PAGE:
So, to repeat the image of the glass once more: is the glass more than half-empty after three years, or more than half-full? The country’s electorate clearly does not think that the glass is more than half-empty. Even as a political economist, I would disagree with those who argue that this government has not met expectations. A strong beginning has been made in challenging entrenched vested interests and corrupt practices. It has also started well in rooting out critical constraints on entrepreneurship, improving governance and establishing a development state in India. Yes, it will take some time before economic growth accelerates further.

We now have to ensure that social dissonance in the Gangetic plains is minimised for India to achieve the double-digit growth that it must if it is to meet the exploding aspirations of the country’s teeming young population.

ET View: Short-term growth rates do not capture big systemic reform

It would do less than justice to assess the Narendra Modi government based merely on economic growth and job creation. While India today is the world’s fastest-growing large economy, it owes more to China’s slowdown than to any wild acceleration of India’s growth rate. What has been truly transformed under the present government is the economy’s growth potential, thanks to systemic reforms that will have far-reaching impact in the days ahead. The goods and services tax will boost both growth and tax revenues.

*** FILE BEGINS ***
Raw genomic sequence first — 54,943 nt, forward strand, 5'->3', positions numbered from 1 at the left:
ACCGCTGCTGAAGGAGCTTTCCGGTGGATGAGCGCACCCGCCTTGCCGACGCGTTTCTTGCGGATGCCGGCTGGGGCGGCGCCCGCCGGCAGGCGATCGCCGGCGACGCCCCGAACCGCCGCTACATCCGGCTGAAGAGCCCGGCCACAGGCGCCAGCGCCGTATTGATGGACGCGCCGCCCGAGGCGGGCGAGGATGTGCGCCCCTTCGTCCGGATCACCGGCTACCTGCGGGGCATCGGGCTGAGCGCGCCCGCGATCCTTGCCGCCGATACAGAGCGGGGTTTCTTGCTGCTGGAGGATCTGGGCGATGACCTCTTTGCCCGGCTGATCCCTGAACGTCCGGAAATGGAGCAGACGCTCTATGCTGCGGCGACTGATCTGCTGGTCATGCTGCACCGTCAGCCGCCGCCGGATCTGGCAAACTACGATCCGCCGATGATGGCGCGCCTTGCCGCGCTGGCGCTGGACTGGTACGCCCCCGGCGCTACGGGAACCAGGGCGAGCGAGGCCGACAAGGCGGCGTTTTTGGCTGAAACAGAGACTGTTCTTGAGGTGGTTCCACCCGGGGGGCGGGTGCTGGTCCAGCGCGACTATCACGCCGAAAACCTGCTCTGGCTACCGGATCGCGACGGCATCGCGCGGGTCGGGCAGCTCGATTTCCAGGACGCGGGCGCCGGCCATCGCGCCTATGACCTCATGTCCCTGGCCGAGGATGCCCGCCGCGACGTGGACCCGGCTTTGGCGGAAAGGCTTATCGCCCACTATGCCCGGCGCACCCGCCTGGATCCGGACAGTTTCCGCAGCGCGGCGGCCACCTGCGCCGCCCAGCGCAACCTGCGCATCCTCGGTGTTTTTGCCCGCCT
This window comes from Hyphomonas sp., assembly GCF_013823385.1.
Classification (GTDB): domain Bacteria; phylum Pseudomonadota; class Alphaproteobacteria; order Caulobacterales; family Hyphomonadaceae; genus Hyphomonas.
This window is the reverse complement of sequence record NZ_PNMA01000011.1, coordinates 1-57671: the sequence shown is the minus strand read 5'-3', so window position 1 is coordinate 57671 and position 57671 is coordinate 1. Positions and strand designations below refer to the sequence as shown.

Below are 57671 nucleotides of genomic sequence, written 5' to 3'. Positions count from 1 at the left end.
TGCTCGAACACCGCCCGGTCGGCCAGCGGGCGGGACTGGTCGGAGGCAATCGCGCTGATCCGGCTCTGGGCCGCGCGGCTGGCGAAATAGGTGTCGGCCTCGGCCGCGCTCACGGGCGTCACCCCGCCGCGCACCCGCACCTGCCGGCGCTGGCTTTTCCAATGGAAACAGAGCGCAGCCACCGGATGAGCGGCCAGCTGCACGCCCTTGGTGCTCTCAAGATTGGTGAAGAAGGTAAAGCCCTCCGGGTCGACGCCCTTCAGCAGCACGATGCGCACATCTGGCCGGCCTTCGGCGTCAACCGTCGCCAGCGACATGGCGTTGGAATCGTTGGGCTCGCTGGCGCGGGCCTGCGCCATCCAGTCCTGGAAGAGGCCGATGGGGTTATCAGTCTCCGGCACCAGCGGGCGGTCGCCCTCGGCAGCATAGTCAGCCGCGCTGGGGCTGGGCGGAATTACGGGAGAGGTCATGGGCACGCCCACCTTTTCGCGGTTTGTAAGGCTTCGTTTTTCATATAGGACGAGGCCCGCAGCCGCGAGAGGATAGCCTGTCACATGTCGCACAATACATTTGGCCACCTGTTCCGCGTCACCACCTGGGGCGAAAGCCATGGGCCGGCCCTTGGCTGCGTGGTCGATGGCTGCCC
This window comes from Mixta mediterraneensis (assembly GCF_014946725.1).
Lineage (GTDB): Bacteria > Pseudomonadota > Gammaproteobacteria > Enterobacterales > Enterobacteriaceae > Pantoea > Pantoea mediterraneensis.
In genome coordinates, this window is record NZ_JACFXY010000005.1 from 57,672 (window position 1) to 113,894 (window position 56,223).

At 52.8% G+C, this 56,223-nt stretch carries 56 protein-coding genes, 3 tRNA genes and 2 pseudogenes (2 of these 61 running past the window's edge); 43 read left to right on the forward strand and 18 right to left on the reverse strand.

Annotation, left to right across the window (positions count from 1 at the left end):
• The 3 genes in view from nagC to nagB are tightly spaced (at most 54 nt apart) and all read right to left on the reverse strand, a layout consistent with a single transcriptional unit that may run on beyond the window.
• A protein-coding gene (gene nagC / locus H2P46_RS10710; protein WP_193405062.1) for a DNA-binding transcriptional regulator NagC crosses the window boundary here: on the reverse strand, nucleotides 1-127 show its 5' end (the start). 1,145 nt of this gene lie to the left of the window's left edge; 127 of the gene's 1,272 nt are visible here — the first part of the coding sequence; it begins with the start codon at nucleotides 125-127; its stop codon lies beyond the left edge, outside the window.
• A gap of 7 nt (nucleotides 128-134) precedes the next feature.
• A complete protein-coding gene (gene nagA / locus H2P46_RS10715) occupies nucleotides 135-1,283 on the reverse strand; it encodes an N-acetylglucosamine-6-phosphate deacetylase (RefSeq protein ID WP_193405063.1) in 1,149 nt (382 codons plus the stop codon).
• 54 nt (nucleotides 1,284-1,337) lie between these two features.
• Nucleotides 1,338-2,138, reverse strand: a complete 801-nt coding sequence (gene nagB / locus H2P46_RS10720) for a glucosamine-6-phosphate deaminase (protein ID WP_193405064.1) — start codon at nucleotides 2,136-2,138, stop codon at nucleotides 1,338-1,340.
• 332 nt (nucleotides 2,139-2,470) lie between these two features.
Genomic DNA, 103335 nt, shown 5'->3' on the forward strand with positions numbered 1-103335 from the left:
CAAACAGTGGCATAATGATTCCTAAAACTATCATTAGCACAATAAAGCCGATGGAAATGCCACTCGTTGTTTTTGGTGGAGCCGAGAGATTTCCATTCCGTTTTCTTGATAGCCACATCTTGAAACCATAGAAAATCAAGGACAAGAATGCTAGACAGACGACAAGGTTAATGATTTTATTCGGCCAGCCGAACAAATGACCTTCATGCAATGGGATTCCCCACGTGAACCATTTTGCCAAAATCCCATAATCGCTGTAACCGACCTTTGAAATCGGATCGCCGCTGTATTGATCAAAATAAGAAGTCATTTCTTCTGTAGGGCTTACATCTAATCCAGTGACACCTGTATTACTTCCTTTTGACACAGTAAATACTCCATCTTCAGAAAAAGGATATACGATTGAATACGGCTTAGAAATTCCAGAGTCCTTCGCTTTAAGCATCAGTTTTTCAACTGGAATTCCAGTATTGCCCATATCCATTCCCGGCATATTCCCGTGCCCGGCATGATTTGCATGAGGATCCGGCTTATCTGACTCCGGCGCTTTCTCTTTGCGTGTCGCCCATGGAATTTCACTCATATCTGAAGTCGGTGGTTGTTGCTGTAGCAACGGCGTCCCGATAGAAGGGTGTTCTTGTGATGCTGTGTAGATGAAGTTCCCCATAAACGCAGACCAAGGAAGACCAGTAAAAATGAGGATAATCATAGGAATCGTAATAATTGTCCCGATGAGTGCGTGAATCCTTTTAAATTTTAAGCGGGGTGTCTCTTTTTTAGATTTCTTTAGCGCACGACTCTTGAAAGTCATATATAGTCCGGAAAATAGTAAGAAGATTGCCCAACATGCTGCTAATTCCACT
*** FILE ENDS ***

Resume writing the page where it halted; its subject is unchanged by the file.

Financial inclusion and the combination of Aadhaar and increasingly ubiquitous mobile phones with data connectivity will not just make public finances more efficient but also catalyse entrepreneurship at the bottom of the pyramid.

Political commitment to sanitation will win the battle against intestinal parasites and boost nutrition levels, on the basis of which the new health policy promises to deliver health for all. The Niti Aayog’s framework of rigorous outcome monitoring encourages states to compete in good governance. Allowing market forces to take up the space vacated by subsidy in energy prices, even while vastly raising the share of renewable power in the energy mix,will strengthen energy security and availability. Scrapping state monopoly in coal breaks new reform ground and, once the rules are finalised to commence merchant mining of coal, India will see a boom in mining that will eliminate coal imports, except for coking.

Yet, the political economy of power remains fraught, with state governments yet to learn Gujarat’s lesson on the benefits of making people pay for the power they consume. The government is yet to resolve the legacy problem of banks’ dud loans but the Banks Board Bureau and the latest Ordinance to resolve bad loans are steps in that direction.

A healthy parallel development has been growth in corporate bond issuance. Give me 10 years of social peace to transform this country, the Prime Minister had said, in August 2014. Yet, social peace is at risk, from his oown self-styled supporters. They test the government’s will, three years on, more than the Opposition does.

Rajiv Kumar is founder director of Pahle India Foundation and Chancellor, Gokhale Institute of Politics and Economics.

Comments